A complex of water mills lies along the ancient canal known as Ab-i Gargar, which diverts waters from the Karun River through a gorge on the eastern side of Shushtar. The age of the mills is uncertain and the complex has undoubtedly been remade over time. The weir known as Band-i Gargar which spans the gorge is possibly a nineteenth-century construction, for example.1 However, some of the oldest components may date back to the Sasanian period.
The mills take advantage of the falling elevation of the canal. In its current form, a large barrage (Band-i Gargar) blocks the flow of the canal's waters, which is diverted through a series of narrow channels and three tunnels. One tunnel leads to a pool near the right (west) bank of the canal which feeds the water through a number of mills whose wheels were powered by the rapidly flowing water. After passing through the mills, the water spills back into the Gargar through beautiful waterfalls. On the left (east) bank of the canal, several diversion tunnels under other mills built into the steep sides of the gorge.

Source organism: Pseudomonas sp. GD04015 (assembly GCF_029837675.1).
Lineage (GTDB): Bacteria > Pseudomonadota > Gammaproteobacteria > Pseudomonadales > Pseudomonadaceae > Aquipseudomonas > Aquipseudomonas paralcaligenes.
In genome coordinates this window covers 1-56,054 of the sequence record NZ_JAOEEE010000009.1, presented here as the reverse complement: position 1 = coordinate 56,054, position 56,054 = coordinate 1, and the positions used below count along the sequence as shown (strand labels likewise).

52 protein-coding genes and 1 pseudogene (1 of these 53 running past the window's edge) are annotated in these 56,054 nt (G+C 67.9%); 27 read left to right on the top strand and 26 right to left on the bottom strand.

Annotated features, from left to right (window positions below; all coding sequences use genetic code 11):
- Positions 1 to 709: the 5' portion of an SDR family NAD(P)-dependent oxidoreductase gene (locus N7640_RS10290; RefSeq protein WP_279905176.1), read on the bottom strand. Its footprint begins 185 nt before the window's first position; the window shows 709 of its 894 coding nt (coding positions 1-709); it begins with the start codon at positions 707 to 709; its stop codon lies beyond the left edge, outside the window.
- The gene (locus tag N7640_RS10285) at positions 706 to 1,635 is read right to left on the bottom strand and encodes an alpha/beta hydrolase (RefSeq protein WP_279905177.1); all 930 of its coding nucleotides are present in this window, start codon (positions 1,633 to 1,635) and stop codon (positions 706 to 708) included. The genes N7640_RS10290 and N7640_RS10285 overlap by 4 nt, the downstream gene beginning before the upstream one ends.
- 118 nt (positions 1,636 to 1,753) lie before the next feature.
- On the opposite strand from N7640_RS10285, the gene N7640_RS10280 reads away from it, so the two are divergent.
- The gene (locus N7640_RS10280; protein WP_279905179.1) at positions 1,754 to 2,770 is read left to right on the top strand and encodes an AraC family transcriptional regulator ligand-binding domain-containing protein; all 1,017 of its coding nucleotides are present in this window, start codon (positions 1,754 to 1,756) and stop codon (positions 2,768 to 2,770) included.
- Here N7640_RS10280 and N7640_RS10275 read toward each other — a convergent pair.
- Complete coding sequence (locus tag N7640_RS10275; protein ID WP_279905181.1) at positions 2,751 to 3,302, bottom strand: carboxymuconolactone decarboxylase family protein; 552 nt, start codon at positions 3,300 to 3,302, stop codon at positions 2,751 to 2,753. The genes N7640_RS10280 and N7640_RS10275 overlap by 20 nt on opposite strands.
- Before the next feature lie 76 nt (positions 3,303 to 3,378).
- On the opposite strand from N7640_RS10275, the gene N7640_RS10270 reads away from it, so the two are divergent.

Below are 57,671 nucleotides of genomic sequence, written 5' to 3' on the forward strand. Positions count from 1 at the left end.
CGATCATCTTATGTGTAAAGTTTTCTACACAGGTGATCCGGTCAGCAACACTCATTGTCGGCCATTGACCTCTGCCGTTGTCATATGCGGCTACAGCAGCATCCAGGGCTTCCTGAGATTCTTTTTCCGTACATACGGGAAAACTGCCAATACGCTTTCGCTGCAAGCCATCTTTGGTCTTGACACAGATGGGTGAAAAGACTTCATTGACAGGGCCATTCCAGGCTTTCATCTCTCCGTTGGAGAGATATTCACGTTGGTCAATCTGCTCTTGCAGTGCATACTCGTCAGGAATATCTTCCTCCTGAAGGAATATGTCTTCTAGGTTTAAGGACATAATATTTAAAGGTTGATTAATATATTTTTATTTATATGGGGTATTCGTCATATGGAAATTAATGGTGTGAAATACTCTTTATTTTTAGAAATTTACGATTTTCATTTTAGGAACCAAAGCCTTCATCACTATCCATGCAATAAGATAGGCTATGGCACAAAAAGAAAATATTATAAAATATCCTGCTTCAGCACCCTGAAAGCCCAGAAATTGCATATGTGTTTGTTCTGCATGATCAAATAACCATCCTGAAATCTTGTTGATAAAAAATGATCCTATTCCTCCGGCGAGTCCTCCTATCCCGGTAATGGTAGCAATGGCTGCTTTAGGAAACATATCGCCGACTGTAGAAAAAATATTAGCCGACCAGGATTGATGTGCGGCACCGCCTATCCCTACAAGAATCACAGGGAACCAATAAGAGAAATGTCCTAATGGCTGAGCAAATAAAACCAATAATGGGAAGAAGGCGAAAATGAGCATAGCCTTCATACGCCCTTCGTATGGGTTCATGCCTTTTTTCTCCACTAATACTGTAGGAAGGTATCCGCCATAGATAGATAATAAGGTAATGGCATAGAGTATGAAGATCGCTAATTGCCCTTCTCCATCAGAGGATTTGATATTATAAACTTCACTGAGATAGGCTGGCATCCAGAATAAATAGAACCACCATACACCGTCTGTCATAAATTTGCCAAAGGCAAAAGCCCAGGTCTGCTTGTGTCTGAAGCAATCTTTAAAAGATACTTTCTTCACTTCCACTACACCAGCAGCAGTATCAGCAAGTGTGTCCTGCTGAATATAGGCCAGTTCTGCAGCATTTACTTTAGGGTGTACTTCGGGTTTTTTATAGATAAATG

- Graadt van Roggen, 181-182.
Graadt van Roggen, D. L. “Notice sur les anciens travaux hydrauliques en Susiane.” In Mémoires de la Mission archéologique de Perse. Mémories de la Délégation en Perse, Tome 7: Recherches archéologiques. Duxieme série: 167–207. Paris: Ernest Leroux, 1905.